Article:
Can spending too much time at your computer cause carpal tunnel syndrome? Or is that just a workplace myth that has no scientific basis whatsoever? Khevna Pandit talks to a few doctors to find out
If your job requires you to spend extended periods of time working at a computer, chances are that you’ve probably experienced a piercing pain shooting up and down your wrist at some point. The pain, although seemingly harmless, could be a precursor to a painful condition known as carpal tunnel syndrome (CTS). This is an ominous sounding term, and for good reason. While most of us tend to ignore the pain, carpal tunnel sydrome can have serious consequences if left unaddressed.
What is it?
The carpal tunnel is a narrow passage formed by the bones of your wrist and a ligament where the palm and forearm meet. The roof of this tunnel is formed by a thick ligament and several tendons. Your median nerve — a major nerve in your forearm — passes through this tunnel. The carpal tunnel protects your median nerve as it runs from your forearm into your hand. Along with controlling some movement of your thumb, the median nerve is responsible for the sensation of touch in your thumb, index, middle and half of your ring finger. The pain in your wrist after long hours of typing is caused by an inflammation or swelling of the tendons in the carpal tunnel. Ignoring the pain exacerbates the pressure on the median nerve and this eventually leads to carpal tunnel syndrome.
Who is at risk?
While anyone can get carpal tunnel syndrome, the condition isn’t normally seen in people younger than 20-years-old. There are several myths regarding CTS risk factors — one misconception is that women above 50 years of age are at a greater risk. According to the National Institute of Neurological Disorders and Stroke, women are three times more likely than men to be diagnosed with CTS, regardless of their age or whether they work on a computer.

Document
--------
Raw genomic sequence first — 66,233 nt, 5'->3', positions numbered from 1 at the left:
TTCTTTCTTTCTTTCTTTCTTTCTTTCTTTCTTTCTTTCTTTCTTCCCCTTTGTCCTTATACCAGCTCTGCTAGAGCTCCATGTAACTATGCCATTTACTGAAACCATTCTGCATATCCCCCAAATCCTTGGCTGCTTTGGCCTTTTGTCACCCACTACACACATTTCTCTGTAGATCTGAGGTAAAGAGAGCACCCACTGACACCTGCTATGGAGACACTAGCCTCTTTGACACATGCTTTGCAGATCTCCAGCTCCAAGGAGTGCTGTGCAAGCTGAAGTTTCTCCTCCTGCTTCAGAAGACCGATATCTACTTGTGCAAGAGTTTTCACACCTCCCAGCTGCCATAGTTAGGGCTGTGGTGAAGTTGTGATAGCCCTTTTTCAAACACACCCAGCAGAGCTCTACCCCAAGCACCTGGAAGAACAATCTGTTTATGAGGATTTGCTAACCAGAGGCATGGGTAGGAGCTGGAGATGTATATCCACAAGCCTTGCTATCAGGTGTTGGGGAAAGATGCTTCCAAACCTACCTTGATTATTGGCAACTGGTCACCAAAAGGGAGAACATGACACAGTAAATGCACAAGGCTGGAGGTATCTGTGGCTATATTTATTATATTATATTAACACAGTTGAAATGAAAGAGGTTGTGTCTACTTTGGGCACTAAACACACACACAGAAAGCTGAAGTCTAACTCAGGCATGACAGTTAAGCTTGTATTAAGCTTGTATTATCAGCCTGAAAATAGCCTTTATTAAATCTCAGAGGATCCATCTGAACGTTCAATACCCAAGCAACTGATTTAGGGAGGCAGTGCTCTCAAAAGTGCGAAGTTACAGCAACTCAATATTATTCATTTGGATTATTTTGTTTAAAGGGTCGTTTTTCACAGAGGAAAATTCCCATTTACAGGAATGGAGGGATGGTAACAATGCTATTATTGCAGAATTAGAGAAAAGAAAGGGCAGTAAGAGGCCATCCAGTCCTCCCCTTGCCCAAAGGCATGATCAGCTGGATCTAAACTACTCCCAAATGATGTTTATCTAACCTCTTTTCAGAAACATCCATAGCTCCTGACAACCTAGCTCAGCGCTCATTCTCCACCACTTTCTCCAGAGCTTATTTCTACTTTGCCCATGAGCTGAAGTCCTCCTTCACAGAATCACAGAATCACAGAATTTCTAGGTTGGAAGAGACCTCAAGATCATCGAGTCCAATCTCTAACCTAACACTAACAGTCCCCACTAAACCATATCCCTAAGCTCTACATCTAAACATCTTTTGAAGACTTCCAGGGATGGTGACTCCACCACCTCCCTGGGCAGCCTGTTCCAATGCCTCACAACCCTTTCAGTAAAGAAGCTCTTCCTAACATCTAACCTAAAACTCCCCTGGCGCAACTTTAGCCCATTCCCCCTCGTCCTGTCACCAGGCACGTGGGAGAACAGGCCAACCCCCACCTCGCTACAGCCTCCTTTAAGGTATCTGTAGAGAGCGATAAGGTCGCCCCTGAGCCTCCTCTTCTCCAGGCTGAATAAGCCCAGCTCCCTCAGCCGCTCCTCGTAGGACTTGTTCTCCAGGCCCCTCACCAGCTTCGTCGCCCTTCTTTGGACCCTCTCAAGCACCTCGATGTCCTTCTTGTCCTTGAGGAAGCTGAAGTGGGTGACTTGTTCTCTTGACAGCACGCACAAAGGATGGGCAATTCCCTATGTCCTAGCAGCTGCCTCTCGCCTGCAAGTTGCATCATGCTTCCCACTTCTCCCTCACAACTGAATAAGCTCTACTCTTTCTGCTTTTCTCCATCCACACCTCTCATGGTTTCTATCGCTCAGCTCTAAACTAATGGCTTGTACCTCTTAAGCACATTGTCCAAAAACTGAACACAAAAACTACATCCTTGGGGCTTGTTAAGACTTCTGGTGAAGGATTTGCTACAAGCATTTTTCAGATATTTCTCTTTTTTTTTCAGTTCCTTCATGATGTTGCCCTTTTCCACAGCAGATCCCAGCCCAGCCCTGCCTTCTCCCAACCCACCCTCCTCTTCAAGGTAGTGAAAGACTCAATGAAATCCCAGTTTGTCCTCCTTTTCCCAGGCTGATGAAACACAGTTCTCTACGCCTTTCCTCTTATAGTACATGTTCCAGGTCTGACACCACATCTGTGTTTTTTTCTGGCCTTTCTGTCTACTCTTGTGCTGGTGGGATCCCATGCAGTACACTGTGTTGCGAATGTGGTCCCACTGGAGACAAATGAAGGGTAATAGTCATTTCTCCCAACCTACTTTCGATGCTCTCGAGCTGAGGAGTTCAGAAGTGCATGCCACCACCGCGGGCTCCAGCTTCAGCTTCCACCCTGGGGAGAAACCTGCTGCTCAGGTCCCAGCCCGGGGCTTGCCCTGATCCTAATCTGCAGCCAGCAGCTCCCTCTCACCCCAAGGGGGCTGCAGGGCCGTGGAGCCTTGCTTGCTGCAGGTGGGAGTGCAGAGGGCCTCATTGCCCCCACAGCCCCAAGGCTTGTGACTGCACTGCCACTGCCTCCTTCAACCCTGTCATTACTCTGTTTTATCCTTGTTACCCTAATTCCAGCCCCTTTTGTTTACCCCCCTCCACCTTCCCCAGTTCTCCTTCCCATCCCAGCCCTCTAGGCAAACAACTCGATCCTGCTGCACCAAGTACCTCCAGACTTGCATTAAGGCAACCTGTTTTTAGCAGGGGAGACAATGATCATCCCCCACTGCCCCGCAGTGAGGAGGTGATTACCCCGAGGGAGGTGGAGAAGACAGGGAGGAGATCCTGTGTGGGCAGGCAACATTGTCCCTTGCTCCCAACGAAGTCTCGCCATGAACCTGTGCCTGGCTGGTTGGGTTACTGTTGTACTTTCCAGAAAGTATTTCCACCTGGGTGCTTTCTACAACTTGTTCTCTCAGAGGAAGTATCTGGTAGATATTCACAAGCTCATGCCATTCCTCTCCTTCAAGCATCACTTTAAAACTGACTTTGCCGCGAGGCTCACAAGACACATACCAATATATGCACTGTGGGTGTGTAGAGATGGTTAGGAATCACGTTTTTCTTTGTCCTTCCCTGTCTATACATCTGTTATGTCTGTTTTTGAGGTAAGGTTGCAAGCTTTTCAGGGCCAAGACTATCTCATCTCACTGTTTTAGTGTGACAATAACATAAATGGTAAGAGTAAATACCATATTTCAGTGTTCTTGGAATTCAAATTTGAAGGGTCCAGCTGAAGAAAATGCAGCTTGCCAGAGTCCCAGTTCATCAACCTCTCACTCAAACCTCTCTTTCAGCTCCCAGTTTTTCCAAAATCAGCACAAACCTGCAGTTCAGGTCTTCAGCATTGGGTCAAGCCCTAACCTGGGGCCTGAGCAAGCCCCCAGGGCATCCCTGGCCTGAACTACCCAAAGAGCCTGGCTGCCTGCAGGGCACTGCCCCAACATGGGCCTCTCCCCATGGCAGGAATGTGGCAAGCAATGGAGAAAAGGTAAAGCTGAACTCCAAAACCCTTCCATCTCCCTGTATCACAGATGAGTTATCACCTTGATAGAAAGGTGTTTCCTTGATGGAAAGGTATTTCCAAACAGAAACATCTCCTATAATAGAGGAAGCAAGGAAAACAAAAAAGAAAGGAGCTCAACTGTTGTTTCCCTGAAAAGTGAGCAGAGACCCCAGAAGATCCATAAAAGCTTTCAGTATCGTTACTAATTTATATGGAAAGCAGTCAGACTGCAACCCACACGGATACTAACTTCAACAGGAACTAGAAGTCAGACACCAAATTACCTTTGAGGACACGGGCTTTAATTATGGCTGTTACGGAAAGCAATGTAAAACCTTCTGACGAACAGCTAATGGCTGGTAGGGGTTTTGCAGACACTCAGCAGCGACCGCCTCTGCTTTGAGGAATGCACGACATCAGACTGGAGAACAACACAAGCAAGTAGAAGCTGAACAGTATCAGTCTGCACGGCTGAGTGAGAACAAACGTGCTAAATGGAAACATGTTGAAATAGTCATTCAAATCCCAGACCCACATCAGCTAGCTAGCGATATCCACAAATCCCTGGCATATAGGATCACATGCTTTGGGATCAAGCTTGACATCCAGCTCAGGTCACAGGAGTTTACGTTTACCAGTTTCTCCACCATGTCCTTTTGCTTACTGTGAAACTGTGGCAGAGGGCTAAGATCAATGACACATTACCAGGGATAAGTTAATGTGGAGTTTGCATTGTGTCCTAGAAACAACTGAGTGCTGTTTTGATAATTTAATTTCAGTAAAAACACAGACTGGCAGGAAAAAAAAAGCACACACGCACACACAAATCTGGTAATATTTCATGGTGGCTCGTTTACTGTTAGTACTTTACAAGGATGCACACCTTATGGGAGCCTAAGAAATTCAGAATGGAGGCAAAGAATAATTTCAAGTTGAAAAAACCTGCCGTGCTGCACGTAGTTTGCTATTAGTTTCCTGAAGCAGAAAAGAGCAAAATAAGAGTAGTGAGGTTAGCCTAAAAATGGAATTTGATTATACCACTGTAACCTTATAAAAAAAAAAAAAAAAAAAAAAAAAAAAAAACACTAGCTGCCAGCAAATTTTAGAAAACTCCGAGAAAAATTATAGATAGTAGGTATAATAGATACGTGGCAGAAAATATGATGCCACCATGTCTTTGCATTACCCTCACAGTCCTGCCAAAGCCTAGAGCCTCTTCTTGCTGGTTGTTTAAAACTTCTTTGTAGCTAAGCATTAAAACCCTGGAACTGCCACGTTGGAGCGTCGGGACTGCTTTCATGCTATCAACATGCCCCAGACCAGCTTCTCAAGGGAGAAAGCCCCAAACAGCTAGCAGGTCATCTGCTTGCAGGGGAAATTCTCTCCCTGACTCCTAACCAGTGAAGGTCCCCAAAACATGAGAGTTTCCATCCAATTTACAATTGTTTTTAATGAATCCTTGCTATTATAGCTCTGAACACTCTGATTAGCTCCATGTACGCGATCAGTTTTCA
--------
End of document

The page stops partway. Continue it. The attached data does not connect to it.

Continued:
Is it a work myth?
CTS is a real thing, but does typing or using the computer for long hours really put you at risk? The theory has been dismissed quite a few times. But, Dr. Sachin Bhatt, an orthopedic surgeon at SRV Hospital, Mumbai, tells us, “It isn’t a complete myth; typing is not the only cause of CTS. Using a keyboard for long hours at a time won’t necessarily lead to CTS, but applying too much pressure while typing is definitely one of the reasons for the issue.”
Prevention is better than cure
CTS can be avoided at an early stage and you can prevent the condition from deteriorating. “Avoid spending too much time at your computer at a stretch. Take frequent breaks while working, giving your wrists a chance to relax. You can also practise wrist exercises to prevent CTS,” Dr. Sachin says. Paying attention to yourself and learning to recognise the signs will protect you from a more serious problem in the future.
Treatment for CTS
If you do develop CTS, what then? We spoke to Dr. Shruti Barve, a physiotherapist at Care24, who tells us about diagnosis and subsequent treatment of CTS. First, your doctor will administer these tests:
Phalen’s sign test You have to hold your arms out in front of you and then flex your wrists, letting your hands hang down for about 60 seconds. If you feel a tingling, numbness or pain in your fingers during these 60 seconds, you may have carpal tunnel syndrome.
Tinel test In this test, the doctor will tap or press on the median nerve in your wrist. If you feel a tingling in your fingers or if you feel something like an electric shock, you may have carpal tunnel syndrome.
If you’re diagnosed with CTS, you will have to undergo physiotherapy, which will include the following:
Gliding exercises Moving your fingers in a specified pattern of exercises may help your tendons and nerves glide more smoothly through your carpal tunnel.
Ultrasound Pulsed or continuous ultrasound directed at the carpal tunnel can reduce pain and numbness, and improve hand strength.
Splints Splints that immobilise the wrist in a neutral (unbent) position are most likely to relieve discomfort. The carpal tunnel is the widest in an unbent wrist. So, a splint to keep your wrist in this position reduces pressure on the median nerve, relieving your symptoms.